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Give and Take - Book Review

1 September 2014
Dr. Moria Levy
book cover

"Give and Take: A Revolutionary Approach to Success," authored by Adam Grant in 2013, presents innovative concepts.

At first glance, the book's title might lead one to assume it's about negotiation, but this is not the case. Instead, it delves into the characteristics of individuals who give generously without calculating their returns and those who consistently offer help or contribute to others. These individuals, in reality, are the ones who attain genuine success or, at the very least, have the potential for it.

The book introduces three distinct archetypes of people: "the givers," "the takers," and the "balancers." Surprisingly, it's the act of giving that emerges as the key to achieving success.

The book explores several key topics:
  1. The Three Types of people

  2. Why Successful Givers Succeed

  3. Why Some Givers Face Challenges

  4. Practical Tips for Personal Improvement

Accompanying the book is an introduction featuring recommendations from numerous prominent figures in the field of management worldwide. This is the first time I've encountered such an impressive lineup in the preface of a book. All that remains is for me to add my voice and recommend reading this book as well. As Daniel Pink eloquently states, the ideas presented in this book will keep your mind pondering long after you've finished reading it. It's unquestionably a worthwhile read.

The Three Types

The book primarily revolves around the classification of individuals into three distinct categories:

  1. "Takers" – These individuals primarily focus on receiving more than they give, consistently seeking to come out as winners, often at the expense of others.

  2. "Givers" – These individuals readily extend themselves to others, contribute, and invest in them, even if it means sacrificing their interests.

  3. "Balancers" – Representing the majority of the population, these individuals strike a balance, considering their interests concerning others and guiding their actions accordingly.

These classifications serve as different styles of social interaction. To help readers identify their type, the book suggests a self-assessment questionnaire, available at this link:

While some might assume that givers tend to occupy the lower rungs of progress and success because they often prioritize others over their interests, especially in competitive scenarios, this assumption holds some truth. However, it's intriguing that givers can also be found at the pinnacle of success. Despite the potential drawbacks associated with their generous nature, they possess other qualities that propel them forward. It's essential to recognize that motivation, ability, and opportunity remain vital factors influencing success (thus, takers and balancers can also reach the top). In alignment with Danny Shader and David Hornick, Adam Grant introduces a fourth component related to one's approach – giving, which he praises as an additional element.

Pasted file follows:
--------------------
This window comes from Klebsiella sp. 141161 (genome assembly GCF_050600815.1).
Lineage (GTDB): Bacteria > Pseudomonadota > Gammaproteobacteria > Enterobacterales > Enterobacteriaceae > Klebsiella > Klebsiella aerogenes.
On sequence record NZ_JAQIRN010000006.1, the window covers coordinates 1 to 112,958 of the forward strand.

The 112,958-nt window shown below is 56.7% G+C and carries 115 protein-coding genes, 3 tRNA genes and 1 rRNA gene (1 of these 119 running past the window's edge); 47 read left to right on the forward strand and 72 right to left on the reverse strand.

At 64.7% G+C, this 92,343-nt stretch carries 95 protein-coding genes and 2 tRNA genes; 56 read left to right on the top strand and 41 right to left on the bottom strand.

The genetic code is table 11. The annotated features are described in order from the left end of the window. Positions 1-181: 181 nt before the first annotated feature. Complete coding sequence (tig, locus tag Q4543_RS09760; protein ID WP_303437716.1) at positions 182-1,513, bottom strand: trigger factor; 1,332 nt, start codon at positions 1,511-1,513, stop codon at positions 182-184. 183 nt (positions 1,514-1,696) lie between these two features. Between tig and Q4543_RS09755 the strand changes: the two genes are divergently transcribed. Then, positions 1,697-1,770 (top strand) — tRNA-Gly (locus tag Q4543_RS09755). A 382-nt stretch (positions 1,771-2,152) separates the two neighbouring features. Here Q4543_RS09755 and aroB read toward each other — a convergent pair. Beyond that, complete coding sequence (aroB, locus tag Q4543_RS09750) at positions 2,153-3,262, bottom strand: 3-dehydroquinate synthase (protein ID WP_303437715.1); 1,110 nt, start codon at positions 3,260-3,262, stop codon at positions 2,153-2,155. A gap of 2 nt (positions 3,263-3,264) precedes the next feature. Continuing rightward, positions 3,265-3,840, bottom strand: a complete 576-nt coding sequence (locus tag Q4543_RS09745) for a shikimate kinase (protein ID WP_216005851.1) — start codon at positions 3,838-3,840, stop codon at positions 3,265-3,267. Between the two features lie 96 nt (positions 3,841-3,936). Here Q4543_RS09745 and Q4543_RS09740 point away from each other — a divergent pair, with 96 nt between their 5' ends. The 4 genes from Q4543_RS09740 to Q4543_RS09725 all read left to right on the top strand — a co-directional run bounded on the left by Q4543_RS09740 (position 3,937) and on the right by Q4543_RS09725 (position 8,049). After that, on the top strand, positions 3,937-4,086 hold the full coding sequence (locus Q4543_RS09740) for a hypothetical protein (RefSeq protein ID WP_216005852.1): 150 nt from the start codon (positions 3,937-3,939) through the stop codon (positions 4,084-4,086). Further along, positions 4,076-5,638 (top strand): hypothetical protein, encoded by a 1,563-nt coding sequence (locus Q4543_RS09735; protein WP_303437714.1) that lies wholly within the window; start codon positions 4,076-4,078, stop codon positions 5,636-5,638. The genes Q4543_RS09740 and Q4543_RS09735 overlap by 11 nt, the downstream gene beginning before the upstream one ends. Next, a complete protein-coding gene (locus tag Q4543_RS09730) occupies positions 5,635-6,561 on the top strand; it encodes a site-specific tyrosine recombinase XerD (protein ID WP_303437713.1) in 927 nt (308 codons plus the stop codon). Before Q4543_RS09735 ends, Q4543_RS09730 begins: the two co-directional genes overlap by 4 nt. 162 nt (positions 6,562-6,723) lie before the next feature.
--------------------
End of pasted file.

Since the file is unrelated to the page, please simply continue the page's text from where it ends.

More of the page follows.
As a result, the path to success involves two vital aspects: embracing the role of a "giver" and learning to avoid the pitfalls that can lead to setbacks.

Adam Grant argues that the following are possible:

  1. People can transform into givers, even if their current behavior leans differently.

  2. It's feasible to study the challenges that precipitate decline and take steps to circumvent them.

  • The book delves into these concepts in greater detail through the following chapters:Revealing the secrets of success (Why do successful givers thrive?)

  • Analyzing the obstacles and strategies to overcome them (Why do some givers encounter difficulties?)

  • Providing practical advice for personal transformation (Practical tips for self-improvement)

Why Successful Givers Succeed

What sets apart the behavior of givers that leads to their heightened success? Grant delves into four key characteristics of giver interactions that facilitate their success:

  1. Networking: Naturally, individuals who are generous build extensive networks of friends. They tend to assist more people, expanding their relationships and networks in breadth (connecting with more individuals) and depth (strengthening connections through their willingness to help others). Research demonstrates that those with extensive network connections perform better, advance in their careers more rapidly, and earn higher incomes. This is because, by establishing robust networks, givers gain access to valuable information, expertise, experience, and influence. When individuals "take" advantage of their colleagues online, it often results in severed connections, diminishing their network, and sometimes, the network itself may impose sanctions on the takers.